SmallGracesMarchElaine Magliaro announced that the March Small Graces art auction has begun. She says: “Maybe you’ll be the lucky person to win this lovely original painting by popular children’s author and illustrator Grace Lin. Remember…all auction proceeds will be donated to The Foundation for Children’s Books to help underwrite school visitations by children’s authors and illustrators in underserved schools in the Greater Boston area.”

Trevor Cairney from Literacy, families and learning writes about “the 4th ‘R’: Rest!” He says (emphasis mine): “Allowing time for play inside and outside of school is important, and I have written extensively about its importance for children’s learning, development, creativity and well being”.

Els Kushner has a delightful post at Librarian Mom about how her first “professional reading” took place when she was in second and third grade, “and sat in the Reading Corner for hours at a time reading one children’s novel after another.” She shares some of her childhood favorites, and concludes: “for practical job preparation—who would have known it?—nothing in my formal pre-library-school education beats those two years I spent hunched in the reading corner. I hope, for my profession’s sake, that even though open classrooms have largely fallen out of fashion, there are still kids out there reading with such indiscriminate freedom as I had.”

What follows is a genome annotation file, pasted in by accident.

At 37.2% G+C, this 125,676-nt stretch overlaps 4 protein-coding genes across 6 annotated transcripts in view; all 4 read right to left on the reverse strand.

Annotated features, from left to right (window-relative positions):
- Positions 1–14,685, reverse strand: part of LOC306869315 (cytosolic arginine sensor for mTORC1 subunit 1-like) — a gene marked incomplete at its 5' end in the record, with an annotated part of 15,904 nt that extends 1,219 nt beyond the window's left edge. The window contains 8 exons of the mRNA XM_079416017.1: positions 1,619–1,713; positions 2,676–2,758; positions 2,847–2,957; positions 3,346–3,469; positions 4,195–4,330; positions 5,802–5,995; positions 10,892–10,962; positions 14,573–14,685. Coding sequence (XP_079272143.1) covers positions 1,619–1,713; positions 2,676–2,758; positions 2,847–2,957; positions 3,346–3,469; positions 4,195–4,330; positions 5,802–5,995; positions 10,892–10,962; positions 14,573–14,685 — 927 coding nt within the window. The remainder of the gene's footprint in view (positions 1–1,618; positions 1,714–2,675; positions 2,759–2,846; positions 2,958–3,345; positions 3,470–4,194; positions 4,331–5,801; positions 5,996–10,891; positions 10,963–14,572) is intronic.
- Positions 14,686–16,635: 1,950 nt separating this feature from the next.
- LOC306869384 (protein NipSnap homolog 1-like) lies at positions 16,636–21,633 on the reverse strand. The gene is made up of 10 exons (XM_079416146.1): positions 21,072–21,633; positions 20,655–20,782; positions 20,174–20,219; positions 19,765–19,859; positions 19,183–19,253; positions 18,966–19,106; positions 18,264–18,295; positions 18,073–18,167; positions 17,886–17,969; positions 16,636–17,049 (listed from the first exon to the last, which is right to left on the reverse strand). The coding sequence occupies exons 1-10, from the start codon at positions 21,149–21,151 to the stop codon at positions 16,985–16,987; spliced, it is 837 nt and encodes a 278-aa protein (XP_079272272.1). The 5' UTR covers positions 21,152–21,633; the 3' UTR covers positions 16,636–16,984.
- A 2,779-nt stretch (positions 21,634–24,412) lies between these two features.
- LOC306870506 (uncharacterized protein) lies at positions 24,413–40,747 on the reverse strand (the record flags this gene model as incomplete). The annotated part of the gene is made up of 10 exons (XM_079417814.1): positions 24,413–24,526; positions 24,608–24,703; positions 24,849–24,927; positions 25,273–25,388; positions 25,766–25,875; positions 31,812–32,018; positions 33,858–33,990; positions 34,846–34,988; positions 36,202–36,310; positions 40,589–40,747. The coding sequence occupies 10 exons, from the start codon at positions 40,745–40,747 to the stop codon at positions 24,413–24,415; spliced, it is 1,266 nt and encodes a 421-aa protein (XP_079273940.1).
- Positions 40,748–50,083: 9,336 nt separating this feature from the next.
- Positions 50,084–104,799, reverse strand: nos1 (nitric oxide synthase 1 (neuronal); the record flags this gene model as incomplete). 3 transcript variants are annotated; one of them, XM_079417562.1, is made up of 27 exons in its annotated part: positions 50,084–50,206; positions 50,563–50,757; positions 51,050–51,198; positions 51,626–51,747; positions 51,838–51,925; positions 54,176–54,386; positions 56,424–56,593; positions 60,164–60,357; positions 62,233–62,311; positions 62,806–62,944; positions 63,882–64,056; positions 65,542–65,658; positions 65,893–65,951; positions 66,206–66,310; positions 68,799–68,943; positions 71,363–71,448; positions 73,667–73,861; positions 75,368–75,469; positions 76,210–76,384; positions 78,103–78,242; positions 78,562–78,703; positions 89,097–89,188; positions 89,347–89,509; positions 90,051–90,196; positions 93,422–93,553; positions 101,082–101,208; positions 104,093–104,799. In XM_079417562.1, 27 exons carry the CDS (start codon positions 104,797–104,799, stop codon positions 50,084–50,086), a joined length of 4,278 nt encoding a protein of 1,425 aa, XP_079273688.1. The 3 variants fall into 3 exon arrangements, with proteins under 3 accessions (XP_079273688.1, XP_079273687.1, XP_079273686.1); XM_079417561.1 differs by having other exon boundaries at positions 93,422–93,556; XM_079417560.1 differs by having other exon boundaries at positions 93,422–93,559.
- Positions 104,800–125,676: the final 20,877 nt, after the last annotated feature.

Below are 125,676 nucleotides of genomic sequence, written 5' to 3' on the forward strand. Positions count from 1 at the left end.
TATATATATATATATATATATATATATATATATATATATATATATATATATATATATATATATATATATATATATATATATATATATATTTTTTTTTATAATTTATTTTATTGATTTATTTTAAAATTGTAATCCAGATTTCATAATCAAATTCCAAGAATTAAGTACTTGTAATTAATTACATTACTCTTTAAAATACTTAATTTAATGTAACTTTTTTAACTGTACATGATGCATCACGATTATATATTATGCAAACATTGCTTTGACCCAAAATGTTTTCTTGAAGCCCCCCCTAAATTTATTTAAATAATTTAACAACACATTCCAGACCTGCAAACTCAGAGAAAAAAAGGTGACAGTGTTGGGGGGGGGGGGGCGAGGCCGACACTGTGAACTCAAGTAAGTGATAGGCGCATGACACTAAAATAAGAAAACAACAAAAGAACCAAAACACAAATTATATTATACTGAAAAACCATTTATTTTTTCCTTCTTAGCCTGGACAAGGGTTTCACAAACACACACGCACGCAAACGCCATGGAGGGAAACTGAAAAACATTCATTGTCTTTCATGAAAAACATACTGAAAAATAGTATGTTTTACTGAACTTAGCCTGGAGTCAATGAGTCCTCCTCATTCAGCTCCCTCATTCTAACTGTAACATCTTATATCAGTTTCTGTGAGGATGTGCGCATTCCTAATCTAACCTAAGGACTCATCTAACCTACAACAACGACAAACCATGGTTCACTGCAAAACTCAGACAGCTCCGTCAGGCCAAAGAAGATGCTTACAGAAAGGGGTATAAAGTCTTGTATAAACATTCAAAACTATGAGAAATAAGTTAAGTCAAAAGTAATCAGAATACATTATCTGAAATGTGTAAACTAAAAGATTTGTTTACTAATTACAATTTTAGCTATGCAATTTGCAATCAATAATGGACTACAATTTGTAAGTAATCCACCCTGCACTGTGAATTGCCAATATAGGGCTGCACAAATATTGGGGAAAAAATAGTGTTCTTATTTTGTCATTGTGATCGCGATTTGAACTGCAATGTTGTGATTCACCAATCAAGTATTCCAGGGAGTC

Endoftheworld2009MarchOctoberthisBecky is hosting a second End of the World Challenge at Becky’s Book Reviews. She says: “Read (over the next 7 months) at least four books about “the end of the world.” This includes both apocalyptic fiction and post-apocalyptic fiction. There is quite a bit of overlap with dystopic fiction as well. The point being something—be it coming from within or without, natural or unnatural—has changed civilization, society, humanity to such a degree that it radically differs from “life as we now know it.” Now, I think it’s very safe to say that I’ll be reading at least four “end of the world (as we know it)” books in the next seven months. However, I find that formal challenges, where you have to keep track, and check in, are a bit too much for me. But I’ll be following Becky’s progress!

Susan Taylor Brown is compiling lists of memorable mothers, fathers, and grandparents from children’s literature at Susan Writes. Check out the lists so far, and share your suggestions.

And that’s all for today. I’ll continue to update you on the Share a Story - Shape a Future literacy blog tour for the rest of this week, and I’ll be back with reviews and literacy news this weekend. Happy reading! 

© 2009 by Jennifer Robinson of Jen Robinson’s Book Page. All rights reserved.
You can also find me on Twitter and at Booklights from PBS Parents.
All Amazon links in this post are affiliate links, and may result in my receiving a small commission (with no additional cost to you).